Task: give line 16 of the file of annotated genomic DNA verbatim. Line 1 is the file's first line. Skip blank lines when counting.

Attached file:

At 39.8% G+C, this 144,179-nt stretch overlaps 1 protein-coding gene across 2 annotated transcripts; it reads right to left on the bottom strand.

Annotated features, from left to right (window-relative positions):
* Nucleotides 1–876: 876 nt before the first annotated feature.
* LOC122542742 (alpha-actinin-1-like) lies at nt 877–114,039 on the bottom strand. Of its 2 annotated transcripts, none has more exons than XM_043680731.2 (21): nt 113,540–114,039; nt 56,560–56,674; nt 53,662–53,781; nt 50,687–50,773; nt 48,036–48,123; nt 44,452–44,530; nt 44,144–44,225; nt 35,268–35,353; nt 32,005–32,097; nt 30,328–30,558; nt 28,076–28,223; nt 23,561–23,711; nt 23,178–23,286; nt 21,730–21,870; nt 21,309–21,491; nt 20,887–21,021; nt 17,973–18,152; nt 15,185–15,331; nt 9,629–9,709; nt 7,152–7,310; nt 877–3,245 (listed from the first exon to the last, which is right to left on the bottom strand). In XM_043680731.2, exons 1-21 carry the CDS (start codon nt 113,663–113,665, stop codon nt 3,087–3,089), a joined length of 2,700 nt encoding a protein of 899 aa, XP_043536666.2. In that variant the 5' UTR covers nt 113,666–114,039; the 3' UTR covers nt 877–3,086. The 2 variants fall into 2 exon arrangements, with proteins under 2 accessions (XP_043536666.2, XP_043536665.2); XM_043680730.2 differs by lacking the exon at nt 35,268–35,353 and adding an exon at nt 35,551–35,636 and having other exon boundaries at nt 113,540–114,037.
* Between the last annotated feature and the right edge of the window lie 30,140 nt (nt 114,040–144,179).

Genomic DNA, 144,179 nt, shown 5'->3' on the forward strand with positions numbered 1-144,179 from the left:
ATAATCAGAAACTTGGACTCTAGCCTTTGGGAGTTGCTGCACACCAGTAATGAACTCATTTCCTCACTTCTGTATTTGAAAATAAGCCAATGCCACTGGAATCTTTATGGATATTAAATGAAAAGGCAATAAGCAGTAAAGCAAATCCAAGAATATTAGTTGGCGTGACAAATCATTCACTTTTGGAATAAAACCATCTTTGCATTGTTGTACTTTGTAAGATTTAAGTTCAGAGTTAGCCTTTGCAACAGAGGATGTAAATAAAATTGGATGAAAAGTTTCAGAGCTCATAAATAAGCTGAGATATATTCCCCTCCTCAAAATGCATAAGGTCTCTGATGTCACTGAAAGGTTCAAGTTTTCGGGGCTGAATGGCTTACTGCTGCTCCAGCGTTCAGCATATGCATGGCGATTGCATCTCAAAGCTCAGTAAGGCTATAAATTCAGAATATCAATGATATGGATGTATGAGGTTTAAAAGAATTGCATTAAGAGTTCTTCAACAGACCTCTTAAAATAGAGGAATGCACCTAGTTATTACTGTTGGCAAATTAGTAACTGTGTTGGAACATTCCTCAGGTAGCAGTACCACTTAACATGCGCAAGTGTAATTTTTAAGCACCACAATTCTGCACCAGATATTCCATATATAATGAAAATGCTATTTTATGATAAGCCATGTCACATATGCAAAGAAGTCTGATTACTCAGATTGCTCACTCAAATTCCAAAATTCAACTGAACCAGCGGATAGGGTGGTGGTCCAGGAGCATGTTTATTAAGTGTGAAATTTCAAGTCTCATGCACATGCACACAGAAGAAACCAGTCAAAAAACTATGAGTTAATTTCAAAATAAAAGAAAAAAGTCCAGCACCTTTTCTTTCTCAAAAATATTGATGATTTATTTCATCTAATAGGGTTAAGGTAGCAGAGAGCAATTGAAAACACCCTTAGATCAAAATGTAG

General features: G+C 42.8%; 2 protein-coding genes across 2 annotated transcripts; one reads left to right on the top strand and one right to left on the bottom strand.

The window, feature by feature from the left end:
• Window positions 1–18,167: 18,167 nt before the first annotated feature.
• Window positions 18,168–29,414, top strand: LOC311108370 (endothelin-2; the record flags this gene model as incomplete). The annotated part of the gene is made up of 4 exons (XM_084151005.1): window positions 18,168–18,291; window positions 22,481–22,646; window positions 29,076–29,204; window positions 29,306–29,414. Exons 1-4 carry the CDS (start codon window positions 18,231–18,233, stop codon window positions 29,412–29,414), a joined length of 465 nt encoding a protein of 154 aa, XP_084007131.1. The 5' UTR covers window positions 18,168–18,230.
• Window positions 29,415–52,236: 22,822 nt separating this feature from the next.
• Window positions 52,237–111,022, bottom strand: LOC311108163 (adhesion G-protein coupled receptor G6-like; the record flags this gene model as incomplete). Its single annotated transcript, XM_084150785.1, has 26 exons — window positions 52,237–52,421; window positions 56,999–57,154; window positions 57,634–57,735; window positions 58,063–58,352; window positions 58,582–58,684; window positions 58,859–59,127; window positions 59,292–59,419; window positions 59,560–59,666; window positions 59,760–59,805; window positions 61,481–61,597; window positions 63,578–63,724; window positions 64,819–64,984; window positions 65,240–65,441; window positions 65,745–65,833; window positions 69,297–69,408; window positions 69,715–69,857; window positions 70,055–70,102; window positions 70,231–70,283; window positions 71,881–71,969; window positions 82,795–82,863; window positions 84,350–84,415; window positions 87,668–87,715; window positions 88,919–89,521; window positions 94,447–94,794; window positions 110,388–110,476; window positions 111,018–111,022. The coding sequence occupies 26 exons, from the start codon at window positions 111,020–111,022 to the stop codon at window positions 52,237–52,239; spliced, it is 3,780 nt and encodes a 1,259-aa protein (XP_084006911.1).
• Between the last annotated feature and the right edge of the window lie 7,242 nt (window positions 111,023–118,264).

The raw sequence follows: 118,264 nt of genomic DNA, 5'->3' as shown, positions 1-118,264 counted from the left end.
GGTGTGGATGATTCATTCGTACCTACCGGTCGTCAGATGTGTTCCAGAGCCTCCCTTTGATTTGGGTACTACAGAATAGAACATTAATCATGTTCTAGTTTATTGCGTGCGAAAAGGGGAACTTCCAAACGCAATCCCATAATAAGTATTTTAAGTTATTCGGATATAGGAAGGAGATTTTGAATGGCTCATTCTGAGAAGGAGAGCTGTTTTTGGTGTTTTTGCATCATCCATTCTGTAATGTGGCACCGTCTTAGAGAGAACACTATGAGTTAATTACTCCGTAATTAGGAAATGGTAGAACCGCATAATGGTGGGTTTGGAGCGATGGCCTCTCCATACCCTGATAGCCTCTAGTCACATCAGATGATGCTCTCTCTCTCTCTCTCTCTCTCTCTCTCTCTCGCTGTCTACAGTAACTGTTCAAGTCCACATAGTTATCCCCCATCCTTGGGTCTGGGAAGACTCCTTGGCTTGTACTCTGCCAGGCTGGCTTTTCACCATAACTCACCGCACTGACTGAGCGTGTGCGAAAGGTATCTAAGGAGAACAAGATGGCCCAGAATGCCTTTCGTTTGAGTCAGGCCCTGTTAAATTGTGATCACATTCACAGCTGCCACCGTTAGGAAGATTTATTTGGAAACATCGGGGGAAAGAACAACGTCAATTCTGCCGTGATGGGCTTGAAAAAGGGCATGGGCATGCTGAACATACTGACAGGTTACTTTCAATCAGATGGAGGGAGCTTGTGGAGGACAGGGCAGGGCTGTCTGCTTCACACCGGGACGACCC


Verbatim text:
GGTGTGGATGATTCATTCGTACCTACCGGTCGTCAGATGTGTTCCAGAGCCTCCCTTTGATTTGGGTACTACAGAATAGAACATTAATCATGTTCTAGTTTATTGCGTGCGAAAAGGGGAACTTCCAAACGCAATCCCATAATAAGTATTTTAAGTTATTCGGATATAGGAAGGAGATTTTGAATGGCTCATTCTGAGAAGGAGAGCTGTTTTTGGTGTTTTTGCATCATCCATTCTGTAATGTGGCACCGTCTTAGAGAGAACACTATGAGTTAATTACTCCGTAATTAGGAAATGGTAGAACCGCATAATGGTGGGTTTGGAGCGATGGCCTCTCCATACCCTGATAGCCTCTAGTCACATCAGATGATGCTCTCTCTCTCTCTCTCTCTCTCTCTCTCTCTCGCTGTCTACAGTAACTGTTCAAGTCCACATAGTTATCCCCCATCCTTGGGTCTGGGAAGACTCCTTGGCTTGTACTCTGCCAGGCTGGCTTTTCACCATAACTCACCGCACTGACTGAGCGTGTGCGAAAGGTATCTAAGGAGAACAAGATGGCCCAGAATGCCTTTCGTTTGAGTCAGGCCCTGTTAAATTGTGATCACATTCACAGCTGCCACCGTTAGGAAGATTTATTTGGAAACATCGGGGGAAAGAACAACGTCAATTCTGCCGTGATGGGCTTGAAAAAGGGCATGGGCATGCTGAACATACTGACAGGTTACTTTCAATCAGATGGAGGGAGCTTGTGGAGGACAGGGCAGGGCTGTCTGCTTCACACCGGGACGACCC